- Associated Press - Saturday, April 23, 2016

FLAT ROCK, N.C. (AP) - Soon after Kimberly Simms arrived at the Carl Sandburg Home, the poet had the first of the season’s baby goats in her arms, only hours old at that point.

Simms, who is the National Historic Site’s 2016 writer-in-residence, lives in Marietta, South Carolina, a short 20-minute drive away - close enough that she’s commuting from her home to Flat Rock for the residency, which runs from April 6 to April 26.

“For me it’s a great opportunity to work in Carl Sandburg’s house because I’m a fan and a lover of (his) poetry,” said Simms.

Because the main house is undergoing renovation and is currently empty, Simms is able to set up a quiet place to work in one of the upstairs rooms: the “crow’s nest,” which has a sweeping view of ridges to the northeast of the historic home.

“It was just a strange twist of fate,” said Simms of being an area resident accepted as the 2016 writer-in-residence; a commuting option worked well for the mother of a 6-year-old daughter who also tends to 16 chickens daily.

The residency program, which launched in 2010, is sponsored by Friends of Carl Sandburg; the program features writers from all over the country working in various fields, from poetry to fiction.

“Our goals for the program are to provide the community with opportunities to become involved with writers and to provide the writer a work space and accommodation in a national park,” said H. Tyrone Brandyburg, superintendent of Carl Sandburg Home NHS.

Simms was so excited about being selected for the residency she had told Chief of Visitor Services Sarah Perschall that she couldn’t get anything done for two days.

“It’s been kind of unique because there are so many opportunities for outreach,” she said of the residency, which has the professional teaching artist doing much what she does regularly in her work for the Metropolitan Arts Council in Greenville, South Carolina.

Last week, Simms worked with visiting middle school students at the NHS with their Sandburg Out Loud program; she said some of the students hailed from the South Carolina school where she once taught, having been an English teacher for 10 years before recently becoming a full-time writer.

In her work with the Arts Council, Simms works with students in various educational writing-related workshops - recent gigs have included an art class with students “writing” visual poetry, and in an eighth-grade class she tasked students with writing poems inspired by the William Golding novel “Lord of the Flies.”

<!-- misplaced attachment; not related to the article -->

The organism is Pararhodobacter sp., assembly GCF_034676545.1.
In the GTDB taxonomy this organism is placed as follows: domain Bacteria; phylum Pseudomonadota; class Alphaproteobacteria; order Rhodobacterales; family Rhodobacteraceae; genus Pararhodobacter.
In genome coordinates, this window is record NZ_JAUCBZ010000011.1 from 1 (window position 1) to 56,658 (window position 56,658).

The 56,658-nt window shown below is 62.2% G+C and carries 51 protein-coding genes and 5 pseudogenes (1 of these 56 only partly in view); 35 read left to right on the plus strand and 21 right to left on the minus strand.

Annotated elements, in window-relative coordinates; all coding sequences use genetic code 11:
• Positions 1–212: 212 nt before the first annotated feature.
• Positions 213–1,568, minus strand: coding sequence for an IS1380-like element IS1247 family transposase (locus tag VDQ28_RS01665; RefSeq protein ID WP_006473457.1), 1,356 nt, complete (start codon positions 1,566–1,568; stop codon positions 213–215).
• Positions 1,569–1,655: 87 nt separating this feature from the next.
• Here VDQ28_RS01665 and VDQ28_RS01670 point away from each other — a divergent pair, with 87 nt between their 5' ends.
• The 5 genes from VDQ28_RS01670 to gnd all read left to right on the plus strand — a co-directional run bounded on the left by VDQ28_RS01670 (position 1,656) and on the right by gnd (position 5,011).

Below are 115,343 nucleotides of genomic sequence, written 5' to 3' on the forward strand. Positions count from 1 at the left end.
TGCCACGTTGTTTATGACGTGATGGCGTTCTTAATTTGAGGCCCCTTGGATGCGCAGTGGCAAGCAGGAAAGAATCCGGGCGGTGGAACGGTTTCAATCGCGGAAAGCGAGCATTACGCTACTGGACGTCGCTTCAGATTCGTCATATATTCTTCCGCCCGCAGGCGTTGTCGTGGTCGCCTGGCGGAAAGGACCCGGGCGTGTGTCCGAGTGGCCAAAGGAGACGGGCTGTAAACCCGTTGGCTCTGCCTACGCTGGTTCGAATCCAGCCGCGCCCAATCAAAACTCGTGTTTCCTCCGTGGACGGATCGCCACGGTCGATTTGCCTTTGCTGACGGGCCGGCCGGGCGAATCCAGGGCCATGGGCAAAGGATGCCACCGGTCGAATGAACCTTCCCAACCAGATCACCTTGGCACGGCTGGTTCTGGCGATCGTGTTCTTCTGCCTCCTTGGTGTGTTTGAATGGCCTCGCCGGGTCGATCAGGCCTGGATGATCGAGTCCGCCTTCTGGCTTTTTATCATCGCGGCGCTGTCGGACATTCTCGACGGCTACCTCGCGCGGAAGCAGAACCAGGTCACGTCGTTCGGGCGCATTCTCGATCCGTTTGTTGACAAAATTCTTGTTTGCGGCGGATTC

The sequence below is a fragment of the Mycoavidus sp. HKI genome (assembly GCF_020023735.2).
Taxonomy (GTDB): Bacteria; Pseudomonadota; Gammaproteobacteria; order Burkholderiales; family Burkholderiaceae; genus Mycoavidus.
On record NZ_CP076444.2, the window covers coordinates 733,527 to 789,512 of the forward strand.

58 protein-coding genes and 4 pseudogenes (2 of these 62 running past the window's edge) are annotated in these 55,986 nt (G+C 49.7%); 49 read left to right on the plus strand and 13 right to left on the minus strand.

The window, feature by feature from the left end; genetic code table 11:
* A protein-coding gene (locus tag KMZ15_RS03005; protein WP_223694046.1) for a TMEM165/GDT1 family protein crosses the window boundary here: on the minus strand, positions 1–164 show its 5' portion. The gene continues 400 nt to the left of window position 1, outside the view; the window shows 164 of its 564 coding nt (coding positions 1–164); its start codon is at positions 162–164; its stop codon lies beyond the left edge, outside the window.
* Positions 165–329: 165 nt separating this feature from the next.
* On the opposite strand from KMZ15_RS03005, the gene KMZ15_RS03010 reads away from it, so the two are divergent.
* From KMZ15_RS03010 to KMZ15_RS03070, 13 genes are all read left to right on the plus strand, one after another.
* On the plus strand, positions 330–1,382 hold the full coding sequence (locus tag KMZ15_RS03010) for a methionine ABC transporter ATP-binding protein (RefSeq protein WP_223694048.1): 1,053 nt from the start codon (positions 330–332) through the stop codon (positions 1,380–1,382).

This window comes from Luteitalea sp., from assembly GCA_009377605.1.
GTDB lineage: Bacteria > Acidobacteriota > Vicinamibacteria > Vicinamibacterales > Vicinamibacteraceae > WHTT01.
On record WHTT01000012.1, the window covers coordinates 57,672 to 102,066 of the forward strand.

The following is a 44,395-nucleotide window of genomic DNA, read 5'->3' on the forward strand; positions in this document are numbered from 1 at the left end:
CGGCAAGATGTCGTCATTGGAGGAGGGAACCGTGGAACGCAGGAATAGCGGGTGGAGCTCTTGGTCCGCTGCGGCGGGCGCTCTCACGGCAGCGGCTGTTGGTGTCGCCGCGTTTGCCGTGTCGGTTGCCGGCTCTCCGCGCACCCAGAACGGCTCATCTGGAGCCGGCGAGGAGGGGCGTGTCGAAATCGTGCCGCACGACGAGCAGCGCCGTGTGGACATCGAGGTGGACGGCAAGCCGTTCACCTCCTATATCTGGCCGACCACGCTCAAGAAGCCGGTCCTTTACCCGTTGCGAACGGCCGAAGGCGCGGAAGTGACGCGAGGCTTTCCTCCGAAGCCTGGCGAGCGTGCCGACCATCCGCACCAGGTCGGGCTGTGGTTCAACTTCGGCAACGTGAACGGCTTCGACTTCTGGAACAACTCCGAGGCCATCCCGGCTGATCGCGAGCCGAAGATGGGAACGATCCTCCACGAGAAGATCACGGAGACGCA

“I work in partnership with teachers to integrate poetry into the curriculum,” said Simms, who started writing poems as a teenager.

About 60 of her poems have been published in numerous journals and collections, including Poem, The South Carolina Review, The Asheville Poetry Review, The Blue Collar Review and The Millennium Sampler of SC Poetry, among other journals, anthologies and magazines. Simms has a master’s degree in English from Clemson University with a Creative Writing Thesis, as well as a bachelor’s in English from Furman University.

She is a daughter of British-born parents; aside from the three years Simms spent living in England working for the British Film Institute, she has resided in South Carolina.

“I grew up in the South, but didn’t try fried chicken until I was 21,” she said with a laugh. Her mother, a painter, and her grandmother, a lover of theater, inspired her to an artistic career. “I always say, you put an artist and an engineer together and you get a poet,” she said of her parents.

Simms, who launched the Wits End Poetry Slam 14 years ago, straddles the worlds of publication poetry and spoken word poetry. “I’m a bit unusual as a writer - most writers do either spoken word or poetry - but I write poems that are in both worlds,” she said.

Simms has performed regularly with a fellow teaching artist, Greenville-based poet Glenis Redmond - who, like Simms, has deep roots in the Greenville poetry slam community.

Simms is looking forward to writing poems in her temporary office in the former Sandburg home - voices from the American past will be part of her focus for the residency.

She is starting a series of biographical poems which will be written in the voices of individuals from history; the project is on the heels of a series of 40 poems she completed based on the history of the textile industry in North and South Carolina.

For that series Simms created a fictional character, Lindy Lee, from which the poems have their “voice.” Sandburg’s poems influenced that project, which she is now sending to prospective publishers.

“His Chicago poems informed (those) poems because he was so interested in the plight of the working class, and that’s something that’s important to me, as well,” she said.

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Information from: Times-News, https://www.blueridgenow.com

Copyright © 2018 The Washington Times, LLC.

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